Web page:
Adolescent behavior has been studied for generations, and there are some fundamental challenges that seem to consistently show up in each age group. Social skills obviously vary from one child to the next, and this area has always been an outlier for researchers who study child psychology and adolescent behavior. In recent decades, new and interesting challenges have emerged for children with disabilities and other groups of children that have special circumstances. Ongoing research is developing important data related to teaching social skills to children with disabilities. Some of the more effective rules of engagement are outlined here.
Success Starts in the Home
Despite differences in schools of thought and personal philosophies, researchers overwhelmingly agree that children with disabilities experience success in adapting to social settings when they are given support in the home. Children become confident in interacting with their peers in an unfamiliar environment when they are consistently praised for exploring their surroundings and trying new things. Parents can create mock interactions by using puppets, role-playing, and scheduling playdates with new friends. Children who learn to accept new situations in their home environment are more likely to be successful when they encounter new people and situations in the outside world.
Choose Appropriate Activities
Arts, crafts, and physical activities are a great way to introduce children to new friends. When choosing activities for children with disabilities, it is absolutely vital to consider the physical, mental, and emotional capacity of the children involved. This will avoid stressful situations such as anxiety or embarrassment that may result from a child being put on the spot in a new activity. Help them become accustomed to new activities by practicing at home and also by being an active role model.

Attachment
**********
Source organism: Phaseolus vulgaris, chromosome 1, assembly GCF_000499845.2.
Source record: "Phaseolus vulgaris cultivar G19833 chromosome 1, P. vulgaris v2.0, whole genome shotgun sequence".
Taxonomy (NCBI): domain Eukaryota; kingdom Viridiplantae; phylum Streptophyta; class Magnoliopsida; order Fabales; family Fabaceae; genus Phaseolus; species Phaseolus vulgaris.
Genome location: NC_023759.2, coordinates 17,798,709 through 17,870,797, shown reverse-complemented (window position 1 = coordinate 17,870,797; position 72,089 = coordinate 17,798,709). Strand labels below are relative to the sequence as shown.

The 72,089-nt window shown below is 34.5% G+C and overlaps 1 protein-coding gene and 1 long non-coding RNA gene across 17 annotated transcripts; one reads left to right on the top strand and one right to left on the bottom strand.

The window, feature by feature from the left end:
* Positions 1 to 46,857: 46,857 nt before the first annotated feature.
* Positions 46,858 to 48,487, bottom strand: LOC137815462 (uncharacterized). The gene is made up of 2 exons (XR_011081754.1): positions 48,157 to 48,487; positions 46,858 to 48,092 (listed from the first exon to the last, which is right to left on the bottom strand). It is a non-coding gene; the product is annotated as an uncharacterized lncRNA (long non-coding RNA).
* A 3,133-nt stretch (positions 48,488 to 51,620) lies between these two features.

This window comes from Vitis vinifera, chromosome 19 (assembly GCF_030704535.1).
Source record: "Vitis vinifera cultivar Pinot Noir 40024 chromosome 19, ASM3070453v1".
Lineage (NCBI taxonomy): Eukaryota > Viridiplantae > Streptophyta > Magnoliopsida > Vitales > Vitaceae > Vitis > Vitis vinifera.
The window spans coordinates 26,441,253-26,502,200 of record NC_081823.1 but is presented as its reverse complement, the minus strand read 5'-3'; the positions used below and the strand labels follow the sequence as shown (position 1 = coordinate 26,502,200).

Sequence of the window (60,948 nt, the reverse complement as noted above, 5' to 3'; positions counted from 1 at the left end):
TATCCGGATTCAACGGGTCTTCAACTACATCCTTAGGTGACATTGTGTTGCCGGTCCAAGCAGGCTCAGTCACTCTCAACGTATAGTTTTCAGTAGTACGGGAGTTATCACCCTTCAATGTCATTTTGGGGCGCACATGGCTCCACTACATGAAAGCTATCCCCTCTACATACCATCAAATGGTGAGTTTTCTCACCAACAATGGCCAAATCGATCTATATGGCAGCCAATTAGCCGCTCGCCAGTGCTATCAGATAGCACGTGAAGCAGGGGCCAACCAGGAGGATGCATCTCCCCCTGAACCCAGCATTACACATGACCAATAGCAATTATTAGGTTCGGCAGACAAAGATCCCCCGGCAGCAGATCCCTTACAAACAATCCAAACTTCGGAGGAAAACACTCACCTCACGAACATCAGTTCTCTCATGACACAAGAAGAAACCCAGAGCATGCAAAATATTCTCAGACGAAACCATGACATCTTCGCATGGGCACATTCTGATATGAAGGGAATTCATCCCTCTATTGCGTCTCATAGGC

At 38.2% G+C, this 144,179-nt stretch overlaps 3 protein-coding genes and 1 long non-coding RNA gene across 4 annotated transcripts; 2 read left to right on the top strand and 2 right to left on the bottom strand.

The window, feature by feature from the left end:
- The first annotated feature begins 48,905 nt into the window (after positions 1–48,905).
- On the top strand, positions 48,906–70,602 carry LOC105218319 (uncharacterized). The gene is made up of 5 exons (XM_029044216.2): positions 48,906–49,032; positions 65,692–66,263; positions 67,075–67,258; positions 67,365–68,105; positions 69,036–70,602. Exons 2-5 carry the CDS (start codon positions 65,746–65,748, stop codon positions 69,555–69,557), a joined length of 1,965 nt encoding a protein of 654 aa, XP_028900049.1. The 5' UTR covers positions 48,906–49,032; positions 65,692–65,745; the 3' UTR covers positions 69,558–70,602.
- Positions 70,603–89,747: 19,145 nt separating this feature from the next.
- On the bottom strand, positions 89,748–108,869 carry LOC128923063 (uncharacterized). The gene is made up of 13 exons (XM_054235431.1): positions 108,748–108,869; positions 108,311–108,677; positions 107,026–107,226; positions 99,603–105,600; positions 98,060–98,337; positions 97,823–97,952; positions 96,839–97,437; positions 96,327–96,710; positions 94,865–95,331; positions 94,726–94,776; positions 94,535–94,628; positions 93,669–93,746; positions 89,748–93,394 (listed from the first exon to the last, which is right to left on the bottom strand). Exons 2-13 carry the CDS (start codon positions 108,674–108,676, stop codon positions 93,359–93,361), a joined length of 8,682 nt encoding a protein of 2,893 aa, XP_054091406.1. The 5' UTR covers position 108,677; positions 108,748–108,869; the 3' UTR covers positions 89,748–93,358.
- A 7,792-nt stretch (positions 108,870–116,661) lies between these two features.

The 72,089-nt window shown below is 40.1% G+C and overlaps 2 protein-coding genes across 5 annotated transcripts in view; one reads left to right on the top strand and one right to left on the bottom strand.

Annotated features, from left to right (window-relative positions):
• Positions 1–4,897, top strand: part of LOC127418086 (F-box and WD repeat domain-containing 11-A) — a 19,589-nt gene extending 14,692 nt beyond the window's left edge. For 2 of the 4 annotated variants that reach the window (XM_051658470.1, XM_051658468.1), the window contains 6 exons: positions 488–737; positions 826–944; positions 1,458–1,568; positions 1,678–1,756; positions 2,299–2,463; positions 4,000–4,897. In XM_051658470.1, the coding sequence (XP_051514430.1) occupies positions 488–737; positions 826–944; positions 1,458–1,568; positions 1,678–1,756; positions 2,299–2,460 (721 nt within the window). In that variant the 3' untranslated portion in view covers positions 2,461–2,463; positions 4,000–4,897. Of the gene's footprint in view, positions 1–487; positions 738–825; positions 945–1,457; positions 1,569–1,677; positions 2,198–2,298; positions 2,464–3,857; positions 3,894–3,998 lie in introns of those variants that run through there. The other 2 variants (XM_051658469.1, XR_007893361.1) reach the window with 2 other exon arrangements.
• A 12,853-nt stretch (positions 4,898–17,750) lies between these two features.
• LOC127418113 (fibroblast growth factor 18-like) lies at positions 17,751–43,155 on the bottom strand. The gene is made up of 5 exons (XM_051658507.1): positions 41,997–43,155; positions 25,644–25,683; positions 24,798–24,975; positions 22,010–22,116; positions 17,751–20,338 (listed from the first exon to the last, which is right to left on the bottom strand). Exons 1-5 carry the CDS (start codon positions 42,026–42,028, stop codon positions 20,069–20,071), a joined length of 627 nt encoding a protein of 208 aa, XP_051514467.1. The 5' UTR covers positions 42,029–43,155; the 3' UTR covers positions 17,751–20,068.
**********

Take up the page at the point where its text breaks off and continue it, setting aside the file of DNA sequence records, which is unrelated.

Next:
Encourage Chance Interactions
Most children learn best by watching others. Adults who spend time around children with disabilities often marvel at the behavior exhibited by these children. This phenomenon is quite simply explained. Children adapt to their surroundings and learn acceptable behaviors, actions, and reactions by watching those around them. They are able to learn and imitate the behaviors of the adults around them and pick up all sorts of habits. Effective social skills can best be taught to children with disabilities by the example of those around them on a regular basis.